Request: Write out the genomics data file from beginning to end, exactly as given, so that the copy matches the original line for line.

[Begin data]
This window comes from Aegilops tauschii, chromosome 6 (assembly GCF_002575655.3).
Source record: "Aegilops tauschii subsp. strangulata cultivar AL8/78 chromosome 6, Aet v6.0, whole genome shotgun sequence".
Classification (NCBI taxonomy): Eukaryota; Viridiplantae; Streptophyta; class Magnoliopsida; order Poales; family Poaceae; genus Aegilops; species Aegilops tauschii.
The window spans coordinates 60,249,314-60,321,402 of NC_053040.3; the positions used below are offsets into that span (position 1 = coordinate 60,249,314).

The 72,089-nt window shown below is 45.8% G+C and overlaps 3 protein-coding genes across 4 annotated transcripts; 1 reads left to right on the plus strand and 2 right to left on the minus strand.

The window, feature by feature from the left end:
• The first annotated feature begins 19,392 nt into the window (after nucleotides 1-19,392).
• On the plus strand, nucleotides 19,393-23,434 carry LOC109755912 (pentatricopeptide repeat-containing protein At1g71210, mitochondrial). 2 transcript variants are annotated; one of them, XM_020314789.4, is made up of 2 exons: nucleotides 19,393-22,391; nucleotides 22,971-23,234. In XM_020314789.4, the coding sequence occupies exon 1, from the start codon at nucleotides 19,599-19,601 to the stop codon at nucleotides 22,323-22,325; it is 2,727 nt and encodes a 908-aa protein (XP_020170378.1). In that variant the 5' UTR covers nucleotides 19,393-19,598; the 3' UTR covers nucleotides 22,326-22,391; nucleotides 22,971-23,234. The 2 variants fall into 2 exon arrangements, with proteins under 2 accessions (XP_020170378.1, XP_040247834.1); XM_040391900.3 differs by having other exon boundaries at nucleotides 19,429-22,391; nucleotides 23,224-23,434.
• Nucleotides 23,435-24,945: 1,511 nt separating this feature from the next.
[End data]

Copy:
This window comes from Aegilops tauschii, chromosome 6 (assembly GCF_002575655.3).
Source record: "Aegilops tauschii subsp. strangulata cultivar AL8/78 chromosome 6, Aet v6.0, whole genome shotgun sequence".
Classification (NCBI taxonomy): Eukaryota; Viridiplantae; Streptophyta; class Magnoliopsida; order Poales; family Poaceae; genus Aegilops; species Aegilops tauschii.
The window spans coordinates 60,249,314-60,321,402 of NC_053040.3; the positions used below are offsets into that span (position 1 = coordinate 60,249,314).

The 72,089-nt window shown below is 45.8% G+C and overlaps 3 protein-coding genes across 4 annotated transcripts; 1 reads left to right on the plus strand and 2 right to left on the minus strand.

The window, feature by feature from the left end:
• The first annotated feature begins 19,392 nt into the window (after nucleotides 1-19,392).
• On the plus strand, nucleotides 19,393-23,434 carry LOC109755912 (pentatricopeptide repeat-containing protein At1g71210, mitochondrial). 2 transcript variants are annotated; one of them, XM_020314789.4, is made up of 2 exons: nucleotides 19,393-22,391; nucleotides 22,971-23,234. In XM_020314789.4, the coding sequence occupies exon 1, from the start codon at nucleotides 19,599-19,601 to the stop codon at nucleotides 22,323-22,325; it is 2,727 nt and encodes a 908-aa protein (XP_020170378.1). In that variant the 5' UTR covers nucleotides 19,393-19,598; the 3' UTR covers nucleotides 22,326-22,391; nucleotides 22,971-23,234. The 2 variants fall into 2 exon arrangements, with proteins under 2 accessions (XP_020170378.1, XP_040247834.1); XM_040391900.3 differs by having other exon boundaries at nucleotides 19,429-22,391; nucleotides 23,224-23,434.
• Nucleotides 23,435-24,945: 1,511 nt separating this feature from the next.